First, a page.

What makes someone a better defensive shooter: modifying their carry gun or training and practicing more? Riley Bowman of ConcealedCarry.com feels strongly about the subject of modifications to handguns.
Students have attended his classes with compensators, ported barrels, and trigger jobs that might make the gun really cool but don’t necessarily make the person using the gun a better defensive shooter.
Time and Money
Although these modifications may help shooters make some otherwise impossible shots that have nothing to do with defensive shooting, they do not help students learn the fundamental application concepts. What does Riley recommend for how beginning shooters should spend their time and money?
Riley encourages shooters to spend their money on ammunition and their time on training and learning the skills. Once a shooter has established the baseline skills through handgun training and practice, some handgun modifications are worthwhile.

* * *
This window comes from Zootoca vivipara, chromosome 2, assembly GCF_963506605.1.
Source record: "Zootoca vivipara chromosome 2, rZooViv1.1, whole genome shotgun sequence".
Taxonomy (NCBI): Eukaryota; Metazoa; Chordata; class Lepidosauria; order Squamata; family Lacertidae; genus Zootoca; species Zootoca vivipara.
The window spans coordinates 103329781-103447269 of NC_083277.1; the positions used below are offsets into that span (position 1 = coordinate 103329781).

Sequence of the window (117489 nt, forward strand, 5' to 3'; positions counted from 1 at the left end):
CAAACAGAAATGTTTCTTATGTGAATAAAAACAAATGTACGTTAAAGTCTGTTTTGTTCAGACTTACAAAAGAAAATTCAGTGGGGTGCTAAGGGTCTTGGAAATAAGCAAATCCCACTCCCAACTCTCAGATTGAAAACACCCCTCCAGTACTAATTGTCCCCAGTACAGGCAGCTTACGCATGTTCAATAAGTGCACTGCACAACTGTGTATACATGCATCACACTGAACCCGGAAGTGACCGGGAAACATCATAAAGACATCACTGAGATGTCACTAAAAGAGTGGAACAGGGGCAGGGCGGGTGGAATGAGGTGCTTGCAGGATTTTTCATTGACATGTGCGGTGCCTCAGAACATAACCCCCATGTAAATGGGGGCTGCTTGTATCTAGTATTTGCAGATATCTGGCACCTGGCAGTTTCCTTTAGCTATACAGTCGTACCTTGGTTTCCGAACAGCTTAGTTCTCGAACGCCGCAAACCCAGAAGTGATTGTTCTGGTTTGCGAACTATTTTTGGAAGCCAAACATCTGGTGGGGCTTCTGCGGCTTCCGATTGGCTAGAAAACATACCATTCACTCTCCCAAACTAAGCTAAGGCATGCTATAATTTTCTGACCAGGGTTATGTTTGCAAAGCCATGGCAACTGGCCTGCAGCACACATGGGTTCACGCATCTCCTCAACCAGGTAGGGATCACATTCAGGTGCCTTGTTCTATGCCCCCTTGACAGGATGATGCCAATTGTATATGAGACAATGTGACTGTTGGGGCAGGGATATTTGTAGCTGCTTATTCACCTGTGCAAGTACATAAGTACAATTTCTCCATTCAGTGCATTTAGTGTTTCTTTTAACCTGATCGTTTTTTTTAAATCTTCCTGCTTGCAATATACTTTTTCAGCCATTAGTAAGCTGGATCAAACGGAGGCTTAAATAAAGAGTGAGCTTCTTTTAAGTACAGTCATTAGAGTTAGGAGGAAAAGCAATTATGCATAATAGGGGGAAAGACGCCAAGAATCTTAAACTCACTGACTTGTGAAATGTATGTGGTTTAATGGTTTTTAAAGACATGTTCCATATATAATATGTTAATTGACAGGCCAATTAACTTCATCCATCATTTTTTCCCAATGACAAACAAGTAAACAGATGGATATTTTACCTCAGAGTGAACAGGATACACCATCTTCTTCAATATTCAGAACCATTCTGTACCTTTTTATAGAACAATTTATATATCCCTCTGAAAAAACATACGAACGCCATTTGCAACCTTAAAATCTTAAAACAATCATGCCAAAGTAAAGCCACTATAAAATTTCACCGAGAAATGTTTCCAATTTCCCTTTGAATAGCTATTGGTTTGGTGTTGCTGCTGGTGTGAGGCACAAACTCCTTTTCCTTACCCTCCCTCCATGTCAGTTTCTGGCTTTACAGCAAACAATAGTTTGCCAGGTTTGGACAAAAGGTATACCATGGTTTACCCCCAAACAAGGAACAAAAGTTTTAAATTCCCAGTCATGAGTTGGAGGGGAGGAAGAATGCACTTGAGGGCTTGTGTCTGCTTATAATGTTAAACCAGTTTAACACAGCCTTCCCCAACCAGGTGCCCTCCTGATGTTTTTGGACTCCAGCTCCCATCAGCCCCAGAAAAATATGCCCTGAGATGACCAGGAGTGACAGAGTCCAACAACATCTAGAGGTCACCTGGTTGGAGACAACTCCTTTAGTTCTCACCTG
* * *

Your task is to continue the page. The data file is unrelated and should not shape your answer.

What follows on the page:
Which Modifications Make Sense?
Riley believes that modifications that make handling and using the gun easier are good investments. These include adding an extended magazine release and extended slide stop. Replacing the less-than-ideal factory sights with improved sights is a plus for many handguns. Improved sights can help you establish a sight picture with trickier shots. Also, considering the low- or no-light conditions most defensive encounters take place in, a weapon-mounted light is a great tool to have added to your handgun.
The Bottom Line
It’s the old hardware versus software question: Your gear is not going to save you if you don’t have the skills. The best plan may be to do some training and practice first to become familiar with your carry gun, work on shooting drills, then see which of the above modifications will benefit you, add them, and get back out and train and practice some more.